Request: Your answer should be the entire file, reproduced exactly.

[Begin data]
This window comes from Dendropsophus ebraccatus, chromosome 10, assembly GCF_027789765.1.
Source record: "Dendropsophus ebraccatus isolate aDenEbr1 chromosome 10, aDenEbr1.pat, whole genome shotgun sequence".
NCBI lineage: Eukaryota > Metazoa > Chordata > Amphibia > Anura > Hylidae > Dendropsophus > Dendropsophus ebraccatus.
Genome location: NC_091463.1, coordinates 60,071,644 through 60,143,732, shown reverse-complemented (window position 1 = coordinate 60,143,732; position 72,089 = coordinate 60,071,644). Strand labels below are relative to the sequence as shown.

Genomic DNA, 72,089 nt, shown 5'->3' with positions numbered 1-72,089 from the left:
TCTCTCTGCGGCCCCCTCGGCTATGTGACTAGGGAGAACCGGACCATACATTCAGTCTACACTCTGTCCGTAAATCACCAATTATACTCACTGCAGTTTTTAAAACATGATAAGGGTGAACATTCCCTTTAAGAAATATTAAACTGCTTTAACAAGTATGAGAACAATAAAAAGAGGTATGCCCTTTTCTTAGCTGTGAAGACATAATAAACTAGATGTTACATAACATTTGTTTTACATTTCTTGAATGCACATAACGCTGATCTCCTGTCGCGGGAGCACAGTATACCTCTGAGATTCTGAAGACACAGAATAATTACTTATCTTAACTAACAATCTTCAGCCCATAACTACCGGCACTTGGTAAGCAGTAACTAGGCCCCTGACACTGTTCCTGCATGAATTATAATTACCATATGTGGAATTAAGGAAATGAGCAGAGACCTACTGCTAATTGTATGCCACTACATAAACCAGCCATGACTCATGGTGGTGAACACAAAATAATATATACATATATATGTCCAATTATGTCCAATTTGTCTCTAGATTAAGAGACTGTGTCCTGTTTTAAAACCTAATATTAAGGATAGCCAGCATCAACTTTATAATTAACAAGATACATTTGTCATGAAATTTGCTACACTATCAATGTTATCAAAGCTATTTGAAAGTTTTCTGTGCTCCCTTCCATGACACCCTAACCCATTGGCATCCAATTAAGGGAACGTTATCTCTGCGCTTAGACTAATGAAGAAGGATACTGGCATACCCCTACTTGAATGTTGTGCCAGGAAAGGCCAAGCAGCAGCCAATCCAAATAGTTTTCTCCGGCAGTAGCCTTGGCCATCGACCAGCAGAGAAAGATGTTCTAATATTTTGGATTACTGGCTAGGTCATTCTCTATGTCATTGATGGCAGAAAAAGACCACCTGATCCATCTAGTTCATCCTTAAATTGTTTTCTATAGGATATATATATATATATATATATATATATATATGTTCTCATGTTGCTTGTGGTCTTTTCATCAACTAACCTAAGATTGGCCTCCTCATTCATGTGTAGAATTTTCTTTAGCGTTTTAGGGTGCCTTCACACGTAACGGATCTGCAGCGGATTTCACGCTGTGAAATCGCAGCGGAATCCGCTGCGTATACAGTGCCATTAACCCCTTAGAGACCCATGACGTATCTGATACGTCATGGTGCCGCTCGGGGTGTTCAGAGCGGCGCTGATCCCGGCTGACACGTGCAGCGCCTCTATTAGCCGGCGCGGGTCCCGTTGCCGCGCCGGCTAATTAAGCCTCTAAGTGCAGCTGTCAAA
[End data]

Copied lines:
This window comes from Dendropsophus ebraccatus, chromosome 10, assembly GCF_027789765.1.
Source record: "Dendropsophus ebraccatus isolate aDenEbr1 chromosome 10, aDenEbr1.pat, whole genome shotgun sequence".
NCBI lineage: Eukaryota > Metazoa > Chordata > Amphibia > Anura > Hylidae > Dendropsophus > Dendropsophus ebraccatus.
Genome location: NC_091463.1, coordinates 60,071,644 through 60,143,732, shown reverse-complemented (window position 1 = coordinate 60,143,732; position 72,089 = coordinate 60,071,644). Strand labels below are relative to the sequence as shown.

Genomic DNA, 72,089 nt, shown 5'->3' with positions numbered 1-72,089 from the left:
TCTCTCTGCGGCCCCCTCGGCTATGTGACTAGGGAGAACCGGACCATACATTCAGTCTACACTCTGTCCGTAAATCACCAATTATACTCACTGCAGTTTTTAAAACATGATAAGGGTGAACATTCCCTTTAAGAAATATTAAACTGCTTTAACAAGTATGAGAACAATAAAAAGAGGTATGCCCTTTTCTTAGCTGTGAAGACATAATAAACTAGATGTTACATAACATTTGTTTTACATTTCTTGAATGCACATAACGCTGATCTCCTGTCGCGGGAGCACAGTATACCTCTGAGATTCTGAAGACACAGAATAATTACTTATCTTAACTAACAATCTTCAGCCCATAACTACCGGCACTTGGTAAGCAGTAACTAGGCCCCTGACACTGTTCCTGCATGAATTATAATTACCATATGTGGAATTAAGGAAATGAGCAGAGACCTACTGCTAATTGTATGCCACTACATAAACCAGCCATGACTCATGGTGGTGAACACAAAATAATATATACATATATATGTCCAATTATGTCCAATTTGTCTCTAGATTAAGAGACTGTGTCCTGTTTTAAAACCTAATATTAAGGATAGCCAGCATCAACTTTATAATTAACAAGATACATTTGTCATGAAATTTGCTACACTATCAATGTTATCAAAGCTATTTGAAAGTTTTCTGTGCTCCCTTCCATGACACCCTAACCCATTGGCATCCAATTAAGGGAACGTTATCTCTGCGCTTAGACTAATGAAGAAGGATACTGGCATACCCCTACTTGAATGTTGTGCCAGGAAAGGCCAAGCAGCAGCCAATCCAAATAGTTTTCTCCGGCAGTAGCCTTGGCCATCGACCAGCAGAGAAAGATGTTCTAATATTTTGGATTACTGGCTAGGTCATTCTCTATGTCATTGATGGCAGAAAAAGACCACCTGATCCATCTAGTTCATCCTTAAATTGTTTTCTATAGGATATATATATATATATATATATATATATATATGTTCTCATGTTGCTTGTGGTCTTTTCATCAACTAACCTAAGATTGGCCTCCTCATTCATGTGTAGAATTTTCTTTAGCGTTTTAGGGTGCCTTCACACGTAACGGATCTGCAGCGGATTTCACGCTGTGAAATCGCAGCGGAATCCGCTGCGTATACAGTGCCATTAACCCCTTAGAGACCCATGACGTATCTGATACGTCATGGTGCCGCTCGGGGTGTTCAGAGCGGCGCTGATCCCGGCTGACACGTGCAGCGCCTCTATTAGCCGGCGCGGGTCCCGTTGCCGCGCCGGCTAATTAAGCCTCTAAGTGCAGCTGTCAAA